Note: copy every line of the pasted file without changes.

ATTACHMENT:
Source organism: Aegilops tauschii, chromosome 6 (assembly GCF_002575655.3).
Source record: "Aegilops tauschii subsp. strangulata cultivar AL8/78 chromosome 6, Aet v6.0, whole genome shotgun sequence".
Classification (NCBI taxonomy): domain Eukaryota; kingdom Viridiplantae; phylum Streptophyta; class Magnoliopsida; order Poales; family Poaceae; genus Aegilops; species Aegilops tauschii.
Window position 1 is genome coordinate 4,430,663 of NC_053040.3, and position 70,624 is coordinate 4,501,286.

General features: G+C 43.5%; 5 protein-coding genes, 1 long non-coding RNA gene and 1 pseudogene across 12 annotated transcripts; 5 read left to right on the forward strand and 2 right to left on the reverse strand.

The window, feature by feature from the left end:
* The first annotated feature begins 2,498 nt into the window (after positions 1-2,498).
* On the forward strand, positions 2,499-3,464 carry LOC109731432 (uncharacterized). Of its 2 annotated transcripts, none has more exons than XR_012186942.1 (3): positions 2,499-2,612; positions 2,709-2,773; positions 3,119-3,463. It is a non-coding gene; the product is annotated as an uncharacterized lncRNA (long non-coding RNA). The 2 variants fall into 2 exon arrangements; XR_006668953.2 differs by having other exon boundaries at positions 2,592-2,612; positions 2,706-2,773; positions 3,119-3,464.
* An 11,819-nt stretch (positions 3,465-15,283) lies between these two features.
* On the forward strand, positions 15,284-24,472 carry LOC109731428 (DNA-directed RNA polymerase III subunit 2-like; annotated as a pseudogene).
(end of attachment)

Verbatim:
Source organism: Aegilops tauschii, chromosome 6 (assembly GCF_002575655.3).
Source record: "Aegilops tauschii subsp. strangulata cultivar AL8/78 chromosome 6, Aet v6.0, whole genome shotgun sequence".
Classification (NCBI taxonomy): domain Eukaryota; kingdom Viridiplantae; phylum Streptophyta; class Magnoliopsida; order Poales; family Poaceae; genus Aegilops; species Aegilops tauschii.
Window position 1 is genome coordinate 4,430,663 of NC_053040.3, and position 70,624 is coordinate 4,501,286.

General features: G+C 43.5%; 5 protein-coding genes, 1 long non-coding RNA gene and 1 pseudogene across 12 annotated transcripts; 5 read left to right on the forward strand and 2 right to left on the reverse strand.

The window, feature by feature from the left end:
* The first annotated feature begins 2,498 nt into the window (after positions 1-2,498).
* On the forward strand, positions 2,499-3,464 carry LOC109731432 (uncharacterized). Of its 2 annotated transcripts, none has more exons than XR_012186942.1 (3): positions 2,499-2,612; positions 2,709-2,773; positions 3,119-3,463. It is a non-coding gene; the product is annotated as an uncharacterized lncRNA (long non-coding RNA). The 2 variants fall into 2 exon arrangements; XR_006668953.2 differs by having other exon boundaries at positions 2,592-2,612; positions 2,706-2,773; positions 3,119-3,464.
* An 11,819-nt stretch (positions 3,465-15,283) lies between these two features.
* On the forward strand, positions 15,284-24,472 carry LOC109731428 (DNA-directed RNA polymerase III subunit 2-like; annotated as a pseudogene).